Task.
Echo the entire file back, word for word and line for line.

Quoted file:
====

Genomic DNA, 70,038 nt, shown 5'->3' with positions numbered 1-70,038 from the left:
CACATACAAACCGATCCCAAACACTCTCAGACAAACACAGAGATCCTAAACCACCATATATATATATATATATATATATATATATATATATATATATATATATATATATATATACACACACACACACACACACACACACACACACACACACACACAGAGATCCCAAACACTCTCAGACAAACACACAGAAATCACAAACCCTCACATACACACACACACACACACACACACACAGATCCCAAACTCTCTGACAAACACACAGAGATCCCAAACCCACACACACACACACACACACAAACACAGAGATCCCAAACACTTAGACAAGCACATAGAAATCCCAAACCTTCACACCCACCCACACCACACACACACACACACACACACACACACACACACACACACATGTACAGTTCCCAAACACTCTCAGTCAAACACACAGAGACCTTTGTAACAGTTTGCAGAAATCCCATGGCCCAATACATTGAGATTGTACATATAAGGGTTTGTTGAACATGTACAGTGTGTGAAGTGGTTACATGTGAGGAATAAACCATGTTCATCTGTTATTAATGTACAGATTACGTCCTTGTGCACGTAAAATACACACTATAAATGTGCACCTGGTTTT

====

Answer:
Genomic DNA, 70,038 nt, shown 5'->3' with positions numbered 1-70,038 from the left:
CACATACAAACCGATCCCAAACACTCTCAGACAAACACAGAGATCCTAAACCACCATATATATATATATATATATATATATATATATATATATATATATATATATATATATATACACACACACACACACACACACACACACACACACACACACACAGAGATCCCAAACACTCTCAGACAAACACACAGAAATCACAAACCCTCACATACACACACACACACACACACACACACAGATCCCAAACTCTCTGACAAACACACAGAGATCCCAAACCCACACACACACACACACACACAAACACAGAGATCCCAAACACTTAGACAAGCACATAGAAATCCCAAACCTTCACACCCACCCACACCACACACACACACACACACACACACACACACACACACACACATGTACAGTTCCCAAACACTCTCAGTCAAACACACAGAGACCTTTGTAACAGTTTGCAGAAATCCCATGGCCCAATACATTGAGATTGTACATATAAGGGTTTGTTGAACATGTACAGTGTGTGAAGTGGTTACATGTGAGGAATAAACCATGTTCATCTGTTATTAATGTACAGATTACGTCCTTGTGCACGTAAAATACACACTATAAATGTGCACCTGGTTTT